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Cruise Ship Review

Costa Classica - Ship Review provided by Cruise Critic

Costa Classica was inaugurated in 1991 as a step upward toward luxury, and in 1999 there was a plan to stretch her, which was abandoned in favor of an extensive refurbishment in 2000. You can get drunk on the lavish display of art on this ship, set at about $20 million when she was launched, with an incredible amount of sculpture, original painting, hangings, murals and crafts, even for a Costa vessel. The nude figures in the lobby are gone now, and problems with sound carrying in the dining room, which originally reverberated from the Carrerra marble floor, have been solved. With rich wood paneling and the charming leather chairs that have been used in Costa's later ships, the Classica emerged from her refit gorgeous and very popular. This is a romantic ship, from the moment the white-gloved attendants escort passengers to their cabins, and service has real panache.


The Il Dolce Amore Patisserie lives up to its name with pastries and after dinner drinks, the casual La Taverna Pizza is a bar offering freshly made pizza, with different specialties each day, and the breakfast and lunch buffet at La Trattoria and the outdoor Al Fresco Cafe is lavish and varied, as is the artwork, from hand painted tiles to beautiful marble. The 825-seat Tivoli Restaurant operates on a traditional early/late dining policy and has its seating pretty much evenly divided among tables for two, four six, seven and ten, but the majority are actually tables for five, with a handful for eight. Cuisine is international with Italian specialties every day: pastas, veal dishes and seafood drew the highest marks from passengers, as did dishes that reflected the regions the ship cruises. Desserts too were exceptional, and Midnight Buffets took in the needs of low fat and sugar-free diets.

Public Rooms

The Ponte Vecchio shop features duty-free Italian designer goods as well as sundries. The library also houses the six-station Internet area, with 17-inch flat screen monitors and e-postcard capability. The 40-seat card room drew bridge fanatics, and the Sanremo Casino has 120 slot machines, along with six roulette wheels, seven Black Jack tables, a mini dice table and five video games. The Puccini Ballroom holds the Piano Bar and private parties were scheduled there, too, during the cruise. The Business/Conference Center has very comfortable chairs with pop-up writing tables and simultaneous translation facilities.


The Classica's staterooms are unusually large, even the lowest categories. Suites with verandas are 580 square feet, oceanview staterooms 200 and inside cabins 175. With the refurbishment staterooms have been redone with paneling and cream walls and rich woods. Fabrics tend to be softer colors and muted plaids. The Classica has 10 suites, where guests receive V.I.P. check-in, fresh flowers, fruit daily, the option of dining room meals in their staterooms, butler service, whirlpool tubs and preferred seating in the main dining rooms. All cabins have safes, phones, TVs, hair dryers and both 110 and 220 voltage.


Entry into the two-level Colosseo Showroom is really impressive, very Roman; inside it's like being in a seashell with a handmade mosaic backdrop framing the production shows, dancing, travel lectures and movies that are held here. The high backed, colorful leather chairs in the main lounge's Piazza Navona Grand Bar drew clusters of guests at all hours. The captain's cocktail party is held here, as well as games and dancing. The Galileo Disco and Observatory at the top of the ship is really spectacular, observatory by day with a clear 360-degreee view of heaven, sea and earth, and a mecca for late night dancing.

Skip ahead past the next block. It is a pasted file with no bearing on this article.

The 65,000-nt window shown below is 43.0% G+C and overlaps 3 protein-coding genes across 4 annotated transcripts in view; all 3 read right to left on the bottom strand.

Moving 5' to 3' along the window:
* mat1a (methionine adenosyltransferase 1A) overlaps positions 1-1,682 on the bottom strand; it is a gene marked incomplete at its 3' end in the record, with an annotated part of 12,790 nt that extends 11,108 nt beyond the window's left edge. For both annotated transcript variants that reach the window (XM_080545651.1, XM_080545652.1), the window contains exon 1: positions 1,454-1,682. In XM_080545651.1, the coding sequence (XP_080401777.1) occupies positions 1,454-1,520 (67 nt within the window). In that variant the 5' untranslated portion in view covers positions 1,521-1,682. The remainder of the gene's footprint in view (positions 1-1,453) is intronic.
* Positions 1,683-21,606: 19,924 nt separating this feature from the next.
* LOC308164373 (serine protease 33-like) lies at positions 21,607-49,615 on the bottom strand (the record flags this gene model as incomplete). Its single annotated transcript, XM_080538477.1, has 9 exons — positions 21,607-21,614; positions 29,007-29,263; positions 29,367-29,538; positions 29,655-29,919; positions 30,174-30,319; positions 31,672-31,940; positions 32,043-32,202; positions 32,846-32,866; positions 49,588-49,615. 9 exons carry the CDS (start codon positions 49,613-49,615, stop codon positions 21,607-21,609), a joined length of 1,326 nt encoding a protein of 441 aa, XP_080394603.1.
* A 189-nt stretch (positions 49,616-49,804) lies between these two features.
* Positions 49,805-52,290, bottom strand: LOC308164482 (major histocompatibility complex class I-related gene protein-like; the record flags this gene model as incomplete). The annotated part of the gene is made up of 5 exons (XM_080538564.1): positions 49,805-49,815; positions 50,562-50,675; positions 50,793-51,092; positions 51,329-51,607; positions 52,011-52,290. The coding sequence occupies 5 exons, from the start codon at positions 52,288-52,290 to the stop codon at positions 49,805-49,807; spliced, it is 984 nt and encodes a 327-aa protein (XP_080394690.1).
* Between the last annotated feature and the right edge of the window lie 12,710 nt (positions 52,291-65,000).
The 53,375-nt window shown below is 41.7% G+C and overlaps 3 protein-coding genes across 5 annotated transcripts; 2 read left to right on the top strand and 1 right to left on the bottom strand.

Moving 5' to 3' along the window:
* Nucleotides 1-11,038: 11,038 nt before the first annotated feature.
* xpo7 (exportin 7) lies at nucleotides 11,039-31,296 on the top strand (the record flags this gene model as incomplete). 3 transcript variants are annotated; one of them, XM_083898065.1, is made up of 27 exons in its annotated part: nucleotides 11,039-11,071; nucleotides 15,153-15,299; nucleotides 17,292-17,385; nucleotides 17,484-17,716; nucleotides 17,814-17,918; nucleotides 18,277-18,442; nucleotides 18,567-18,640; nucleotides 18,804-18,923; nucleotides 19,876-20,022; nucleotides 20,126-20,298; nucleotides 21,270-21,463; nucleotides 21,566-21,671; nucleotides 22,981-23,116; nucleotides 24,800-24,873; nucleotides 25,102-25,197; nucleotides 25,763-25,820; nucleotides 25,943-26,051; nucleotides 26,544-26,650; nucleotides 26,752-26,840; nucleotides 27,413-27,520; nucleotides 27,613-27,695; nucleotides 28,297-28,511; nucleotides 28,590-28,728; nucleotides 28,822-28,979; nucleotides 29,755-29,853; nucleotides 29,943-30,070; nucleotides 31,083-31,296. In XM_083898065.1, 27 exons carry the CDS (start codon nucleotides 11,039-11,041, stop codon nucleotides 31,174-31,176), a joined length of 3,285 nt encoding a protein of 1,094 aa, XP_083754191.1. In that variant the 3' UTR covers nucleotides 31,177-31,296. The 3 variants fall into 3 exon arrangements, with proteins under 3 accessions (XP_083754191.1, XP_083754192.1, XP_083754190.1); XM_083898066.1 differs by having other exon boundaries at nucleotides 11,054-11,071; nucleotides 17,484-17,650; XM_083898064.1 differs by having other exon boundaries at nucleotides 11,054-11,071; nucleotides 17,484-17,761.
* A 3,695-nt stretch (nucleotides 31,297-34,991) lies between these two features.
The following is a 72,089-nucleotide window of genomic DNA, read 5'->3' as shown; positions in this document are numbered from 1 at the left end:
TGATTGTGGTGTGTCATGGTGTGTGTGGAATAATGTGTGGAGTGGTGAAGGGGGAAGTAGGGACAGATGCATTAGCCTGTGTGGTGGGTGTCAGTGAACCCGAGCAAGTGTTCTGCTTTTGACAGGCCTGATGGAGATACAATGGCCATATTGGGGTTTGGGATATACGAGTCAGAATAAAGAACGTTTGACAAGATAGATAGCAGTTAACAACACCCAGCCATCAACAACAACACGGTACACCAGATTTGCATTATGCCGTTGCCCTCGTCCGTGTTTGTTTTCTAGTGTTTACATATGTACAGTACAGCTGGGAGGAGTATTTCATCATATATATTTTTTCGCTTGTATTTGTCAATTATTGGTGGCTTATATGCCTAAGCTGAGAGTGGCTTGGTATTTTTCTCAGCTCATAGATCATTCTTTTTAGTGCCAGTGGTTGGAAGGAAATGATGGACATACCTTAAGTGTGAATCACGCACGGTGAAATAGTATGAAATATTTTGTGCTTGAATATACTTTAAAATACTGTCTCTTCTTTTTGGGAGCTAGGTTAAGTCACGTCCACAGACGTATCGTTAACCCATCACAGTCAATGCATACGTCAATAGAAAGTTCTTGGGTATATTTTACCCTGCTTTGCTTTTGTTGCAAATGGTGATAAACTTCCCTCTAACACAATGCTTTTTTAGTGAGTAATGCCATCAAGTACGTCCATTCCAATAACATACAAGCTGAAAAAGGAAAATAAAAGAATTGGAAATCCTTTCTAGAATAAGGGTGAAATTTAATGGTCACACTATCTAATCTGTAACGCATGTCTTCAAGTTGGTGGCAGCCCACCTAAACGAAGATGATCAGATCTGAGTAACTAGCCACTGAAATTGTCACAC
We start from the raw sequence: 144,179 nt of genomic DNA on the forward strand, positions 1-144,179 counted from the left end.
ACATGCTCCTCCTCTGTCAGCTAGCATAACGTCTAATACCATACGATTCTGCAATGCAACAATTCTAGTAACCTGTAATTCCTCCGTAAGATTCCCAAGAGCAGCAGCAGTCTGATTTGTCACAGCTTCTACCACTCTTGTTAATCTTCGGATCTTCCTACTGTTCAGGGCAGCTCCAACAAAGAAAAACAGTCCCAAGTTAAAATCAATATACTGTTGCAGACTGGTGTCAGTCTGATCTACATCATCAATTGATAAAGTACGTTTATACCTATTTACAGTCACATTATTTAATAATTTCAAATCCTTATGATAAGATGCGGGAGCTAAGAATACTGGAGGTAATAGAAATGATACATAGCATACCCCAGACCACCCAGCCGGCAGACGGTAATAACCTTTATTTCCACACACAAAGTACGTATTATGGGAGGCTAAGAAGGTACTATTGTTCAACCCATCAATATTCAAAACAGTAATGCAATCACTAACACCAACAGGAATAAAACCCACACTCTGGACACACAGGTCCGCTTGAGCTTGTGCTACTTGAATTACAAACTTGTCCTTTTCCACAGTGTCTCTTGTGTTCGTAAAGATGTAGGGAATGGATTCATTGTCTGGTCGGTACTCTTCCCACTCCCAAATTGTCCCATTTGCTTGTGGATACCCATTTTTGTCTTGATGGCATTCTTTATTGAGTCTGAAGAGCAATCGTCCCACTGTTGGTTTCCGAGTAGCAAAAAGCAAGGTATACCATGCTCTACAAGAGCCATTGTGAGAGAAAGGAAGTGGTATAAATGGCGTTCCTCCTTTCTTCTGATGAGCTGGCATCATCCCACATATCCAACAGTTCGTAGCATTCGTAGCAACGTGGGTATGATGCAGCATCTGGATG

Fitness and Recreation

There are two very pleasant pools on Deck 11 and two jacuzzis by the aft pool, as well as two at the Caracalla Spa and Fitness Center, run with Technogym equipment, which allows you to program your workout and take it home. An authentic Roman bath, steam, sauna and the full range of treatments and salon offerings through Steiner round out the offerings. A very pleasant Juice Bar serves smoothies and other nonalcoholic concoctions, and the front windows give really awesome views over the sea or ports of call. A walking and fitness track saw use from early morning until around dinnertime.


The onboard youth center is attractive and colorful, with the children's program accommodating young cruisers ages 3-17 from 9 a.m.-11:30 p.m. except for generous lunch and dinner hours and during days in port. Group babysitting with a fee can be arranged for ages 3 and up. Costa frequently offers special rates for families.

Fellow Passengers

Since Classica sails in Europe, the ship has a very international clientele, with about 10-20% North Americans. Passengers tend to be ages 45 and over. Although announcements are still made in several languages, Costa limits the length and frequency of them.

Dress Code

Each seven day cruise has two formal nights and a Toga Night; the rest is mostly resort casual; 10-day itineraries have one additional formal night.


Recommended amounts are $2.50 per person, per day for the waiter, $1.50 per person, per day for the cabin steward, $1 per person, per day for the headwaiter.

Cruise Critic

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